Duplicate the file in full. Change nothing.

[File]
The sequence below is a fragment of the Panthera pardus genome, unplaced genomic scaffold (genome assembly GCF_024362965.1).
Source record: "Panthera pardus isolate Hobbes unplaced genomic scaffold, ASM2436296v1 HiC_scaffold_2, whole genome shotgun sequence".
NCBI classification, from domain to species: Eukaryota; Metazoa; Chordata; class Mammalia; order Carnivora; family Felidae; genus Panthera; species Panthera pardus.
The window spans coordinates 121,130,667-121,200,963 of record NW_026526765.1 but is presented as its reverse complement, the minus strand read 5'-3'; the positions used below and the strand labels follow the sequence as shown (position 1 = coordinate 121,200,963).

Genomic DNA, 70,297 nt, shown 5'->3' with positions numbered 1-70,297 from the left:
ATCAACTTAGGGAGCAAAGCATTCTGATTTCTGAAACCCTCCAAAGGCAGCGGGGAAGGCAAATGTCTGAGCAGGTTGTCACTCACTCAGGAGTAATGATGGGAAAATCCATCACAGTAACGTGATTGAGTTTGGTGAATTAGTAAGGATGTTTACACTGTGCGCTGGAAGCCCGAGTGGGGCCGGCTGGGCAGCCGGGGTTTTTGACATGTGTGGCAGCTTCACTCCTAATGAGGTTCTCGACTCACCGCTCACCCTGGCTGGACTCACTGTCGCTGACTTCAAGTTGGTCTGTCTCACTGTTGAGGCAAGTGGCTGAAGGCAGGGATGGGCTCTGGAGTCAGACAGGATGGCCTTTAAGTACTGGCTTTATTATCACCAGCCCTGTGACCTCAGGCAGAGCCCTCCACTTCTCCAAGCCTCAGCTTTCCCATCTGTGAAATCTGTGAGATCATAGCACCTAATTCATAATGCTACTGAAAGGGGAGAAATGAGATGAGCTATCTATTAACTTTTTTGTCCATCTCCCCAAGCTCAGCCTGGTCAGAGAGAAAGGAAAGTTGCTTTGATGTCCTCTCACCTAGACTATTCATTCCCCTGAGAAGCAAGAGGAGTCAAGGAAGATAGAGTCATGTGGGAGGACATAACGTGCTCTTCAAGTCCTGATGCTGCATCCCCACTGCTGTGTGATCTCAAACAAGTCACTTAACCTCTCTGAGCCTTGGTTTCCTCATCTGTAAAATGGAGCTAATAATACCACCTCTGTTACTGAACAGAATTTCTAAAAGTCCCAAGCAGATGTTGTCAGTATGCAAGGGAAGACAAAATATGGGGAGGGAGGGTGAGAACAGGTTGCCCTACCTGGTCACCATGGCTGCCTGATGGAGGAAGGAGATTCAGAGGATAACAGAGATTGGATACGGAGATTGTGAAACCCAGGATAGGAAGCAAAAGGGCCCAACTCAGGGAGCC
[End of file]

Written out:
The sequence below is a fragment of the Panthera pardus genome, unplaced genomic scaffold (genome assembly GCF_024362965.1).
Source record: "Panthera pardus isolate Hobbes unplaced genomic scaffold, ASM2436296v1 HiC_scaffold_2, whole genome shotgun sequence".
NCBI classification, from domain to species: Eukaryota; Metazoa; Chordata; class Mammalia; order Carnivora; family Felidae; genus Panthera; species Panthera pardus.
The window spans coordinates 121,130,667-121,200,963 of record NW_026526765.1 but is presented as its reverse complement, the minus strand read 5'-3'; the positions used below and the strand labels follow the sequence as shown (position 1 = coordinate 121,200,963).

Genomic DNA, 70,297 nt, shown 5'->3' with positions numbered 1-70,297 from the left:
ATCAACTTAGGGAGCAAAGCATTCTGATTTCTGAAACCCTCCAAAGGCAGCGGGGAAGGCAAATGTCTGAGCAGGTTGTCACTCACTCAGGAGTAATGATGGGAAAATCCATCACAGTAACGTGATTGAGTTTGGTGAATTAGTAAGGATGTTTACACTGTGCGCTGGAAGCCCGAGTGGGGCCGGCTGGGCAGCCGGGGTTTTTGACATGTGTGGCAGCTTCACTCCTAATGAGGTTCTCGACTCACCGCTCACCCTGGCTGGACTCACTGTCGCTGACTTCAAGTTGGTCTGTCTCACTGTTGAGGCAAGTGGCTGAAGGCAGGGATGGGCTCTGGAGTCAGACAGGATGGCCTTTAAGTACTGGCTTTATTATCACCAGCCCTGTGACCTCAGGCAGAGCCCTCCACTTCTCCAAGCCTCAGCTTTCCCATCTGTGAAATCTGTGAGATCATAGCACCTAATTCATAATGCTACTGAAAGGGGAGAAATGAGATGAGCTATCTATTAACTTTTTTGTCCATCTCCCCAAGCTCAGCCTGGTCAGAGAGAAAGGAAAGTTGCTTTGATGTCCTCTCACCTAGACTATTCATTCCCCTGAGAAGCAAGAGGAGTCAAGGAAGATAGAGTCATGTGGGAGGACATAACGTGCTCTTCAAGTCCTGATGCTGCATCCCCACTGCTGTGTGATCTCAAACAAGTCACTTAACCTCTCTGAGCCTTGGTTTCCTCATCTGTAAAATGGAGCTAATAATACCACCTCTGTTACTGAACAGAATTTCTAAAAGTCCCAAGCAGATGTTGTCAGTATGCAAGGGAAGACAAAATATGGGGAGGGAGGGTGAGAACAGGTTGCCCTACCTGGTCACCATGGCTGCCTGATGGAGGAAGGAGATTCAGAGGATAACAGAGATTGGATACGGAGATTGTGAAACCCAGGATAGGAAGCAAAAGGGCCCAACTCAGGGAGCC